In giving the Honda Civic our MotorWeek driver’s choice best small car award for 2016, we acknowledged how well, and how rapidly, Honda corrected the shortcomings of the previous generation. While we were also influenced by the wide array of civic models that would follow, our seat time was solely in the first to be launched sedan. Well, now we’ve finally gotten drive time in the first non-four-door Civic born from this platform, and it’s quite a coupe.
Of course a Civic Coupe is nothing new; Honda says they’ve sold nearly 2-million of them so far. But this 2016 edition comes hot on the heels of the Civic being named the North American Car of the Year, as Honda adequately righted what most thought was wrong with the previous generation.
This 2-door features a sportier design compared to the Sedan as expected, including getting a full-width tail light treatment across the rear that grabs your attention and makes the Coupe easy to identify at night.
Aggressive, is a much overused descriptor when it comes to car design, but we’ll succumb to it here when describing the front end, though the lines soften the tones as they head rearward; accompanied by a sharply descending roof line.
Wheelbase is longer by over an inch compared to the sedan, yet overall length drops by more than 5-inches, all of that length coming off the back end. And despite a hatchback appearance, a traditional trunk remains, with the cargo space in it, up slightly over the previous gen. to 11.9 cubic-ft.
Rear seat passengers are the ones that ultimately pay the price for the Coupe coolness. Access is bearable, and seats are actually fairly comfortable, yet there’s just not enough headroom for most adults. If you plan on plenty of “party of 4” outings, you’d best better stick with the four-door.
With which the Coupe shares current engines choices. You can get the 2.0-liter naturally-aspirated I4, at 158-horsepower and 138 lb-ft. of torque, with a 6-speed manual transmission or CVT. The manual has the typical Honda feel with light clutch and mostly weightless throws to the shifter.
The smaller but mightier 1.5-liter I4 turbo outputs 174-horsepower and 162 lb-ft. of torque, but is available with a CVT only. It comes in the Touring model that we spent most of our time in at the San Diego press launch.
And without a doubt it is one spirited performer, with vastly improved handling compared to the previous gen. They probably didn’t go far enough for the fast and furious crowd, but there’s plenty for the average buyer to enjoy.
It can feel stiff over rough roads, but that’s the price you pay for the sharper handling that fans in this segment demand.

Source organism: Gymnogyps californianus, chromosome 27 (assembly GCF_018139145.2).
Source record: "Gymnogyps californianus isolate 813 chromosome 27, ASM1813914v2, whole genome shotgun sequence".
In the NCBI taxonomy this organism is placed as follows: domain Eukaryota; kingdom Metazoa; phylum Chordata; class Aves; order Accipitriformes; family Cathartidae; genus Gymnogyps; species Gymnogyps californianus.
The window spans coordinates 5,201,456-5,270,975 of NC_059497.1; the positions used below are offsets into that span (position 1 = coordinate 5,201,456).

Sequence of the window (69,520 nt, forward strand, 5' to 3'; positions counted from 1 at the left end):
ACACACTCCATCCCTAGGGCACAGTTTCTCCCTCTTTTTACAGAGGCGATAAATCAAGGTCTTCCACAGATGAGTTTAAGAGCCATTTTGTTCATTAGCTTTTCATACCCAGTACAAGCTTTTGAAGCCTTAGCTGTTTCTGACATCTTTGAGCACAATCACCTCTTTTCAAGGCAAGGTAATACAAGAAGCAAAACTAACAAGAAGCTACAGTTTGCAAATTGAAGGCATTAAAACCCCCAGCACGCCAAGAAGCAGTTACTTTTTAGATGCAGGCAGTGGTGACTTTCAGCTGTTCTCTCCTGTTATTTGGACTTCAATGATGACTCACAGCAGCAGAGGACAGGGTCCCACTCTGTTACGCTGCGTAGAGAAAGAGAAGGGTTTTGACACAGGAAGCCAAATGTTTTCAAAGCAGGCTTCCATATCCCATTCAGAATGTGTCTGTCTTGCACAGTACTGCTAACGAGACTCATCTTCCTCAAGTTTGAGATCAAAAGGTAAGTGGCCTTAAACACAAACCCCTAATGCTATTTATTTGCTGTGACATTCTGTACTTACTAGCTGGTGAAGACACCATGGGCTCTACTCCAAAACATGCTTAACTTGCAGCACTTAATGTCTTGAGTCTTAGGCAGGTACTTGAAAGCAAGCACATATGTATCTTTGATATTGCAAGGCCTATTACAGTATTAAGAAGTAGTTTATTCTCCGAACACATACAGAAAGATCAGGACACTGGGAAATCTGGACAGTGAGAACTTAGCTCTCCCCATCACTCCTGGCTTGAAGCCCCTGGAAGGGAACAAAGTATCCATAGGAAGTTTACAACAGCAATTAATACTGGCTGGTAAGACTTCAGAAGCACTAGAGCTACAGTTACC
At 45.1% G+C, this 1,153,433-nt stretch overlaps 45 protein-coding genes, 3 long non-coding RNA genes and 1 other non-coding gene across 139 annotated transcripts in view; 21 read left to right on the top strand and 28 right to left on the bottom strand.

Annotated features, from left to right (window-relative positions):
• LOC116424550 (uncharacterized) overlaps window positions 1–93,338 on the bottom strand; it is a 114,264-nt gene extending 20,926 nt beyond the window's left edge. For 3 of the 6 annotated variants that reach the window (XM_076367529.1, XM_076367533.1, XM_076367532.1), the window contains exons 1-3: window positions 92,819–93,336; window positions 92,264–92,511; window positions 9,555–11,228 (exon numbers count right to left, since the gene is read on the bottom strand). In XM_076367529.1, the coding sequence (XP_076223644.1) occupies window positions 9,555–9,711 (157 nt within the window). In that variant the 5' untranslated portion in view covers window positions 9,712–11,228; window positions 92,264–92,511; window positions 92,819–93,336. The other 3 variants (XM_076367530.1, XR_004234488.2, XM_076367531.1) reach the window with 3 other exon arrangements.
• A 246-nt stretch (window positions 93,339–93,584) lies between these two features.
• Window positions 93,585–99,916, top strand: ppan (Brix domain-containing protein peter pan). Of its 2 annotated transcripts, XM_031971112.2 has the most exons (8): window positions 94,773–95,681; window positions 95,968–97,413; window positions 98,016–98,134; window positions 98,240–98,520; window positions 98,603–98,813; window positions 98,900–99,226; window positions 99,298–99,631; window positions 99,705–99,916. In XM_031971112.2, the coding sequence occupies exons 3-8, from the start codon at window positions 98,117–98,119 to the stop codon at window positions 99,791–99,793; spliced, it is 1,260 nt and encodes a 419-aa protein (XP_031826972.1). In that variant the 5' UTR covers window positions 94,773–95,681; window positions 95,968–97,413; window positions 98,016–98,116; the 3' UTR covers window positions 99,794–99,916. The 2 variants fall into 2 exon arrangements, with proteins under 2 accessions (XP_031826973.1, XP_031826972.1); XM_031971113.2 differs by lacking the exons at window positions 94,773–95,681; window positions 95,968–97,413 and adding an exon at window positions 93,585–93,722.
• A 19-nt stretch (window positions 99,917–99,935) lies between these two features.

Steering is weightier than in the sedan, though that can partially be due to different tires and wheels; as the suspension itself, despite unique tuning, feels about the same. The Continuously Variable Transmission worked well with the little turbo, and never really annoys; save for the usual CVT shortcomings of highway merging and extended high speed runs.
Inside, there’s the same wide and uniform looking dash of the sedan, yet with a little more flair to be found. Gauges, like the sedan sibling, are now more traditional in their setup, but no less far reaching with plenty of digital readouts.
Controls on the steering wheel work well; which is a good thing, as here in the Touring trim there are not too many other buttons or knobs, just a screen with touch sensitive areas for controlling most everything.
The now necessary active safety systems such as Collision Mitigation Braking are available as part of Honda Sensing. And there’s even a standard electronic parking brake, freeing up console space from the tried and true handbrake handle.
Government Fuel Economy Ratings haven’t been finalized, but Honda puts the 1.5-turbo at 31-City, 41-Highway, and 35-Combined. The Energy Impact Score is expected to closely match the 1.5 sedan’s fine 9.4 barrels of oil consumed, and 4.2 tons of CO2 emitted yearly.
Look for Coupe pricing to start just under $20,000 for a base LX, or just a bit higher than the Sedan.
A big key to the long term success of the Honda Civic Coupe has been its ability to appeal equally to both eco-minded mature drivers, as well as boy racer wannabes, and just about everyone else in between.
While we all wait patiently for higher output Civics, and the new British built hatchback just teased at Geneva, the well done 20-16 Coupe sets a solid foundation for what is to come, giving the people what they expect in a sharp looking, up-to-date two-door, and then some.
Engine: 2.0 liter I4 / 1.5 liter I4 turbo
Horsepower: 158 / 174
Torque: 138 lb-ft. / 162 lb-ft.
EPA: 31 mpg city/ 41 mpg highway
Energy Impact: 9.4 barrels of oil/yr
CO2 Emissions: 4.2 tons/yr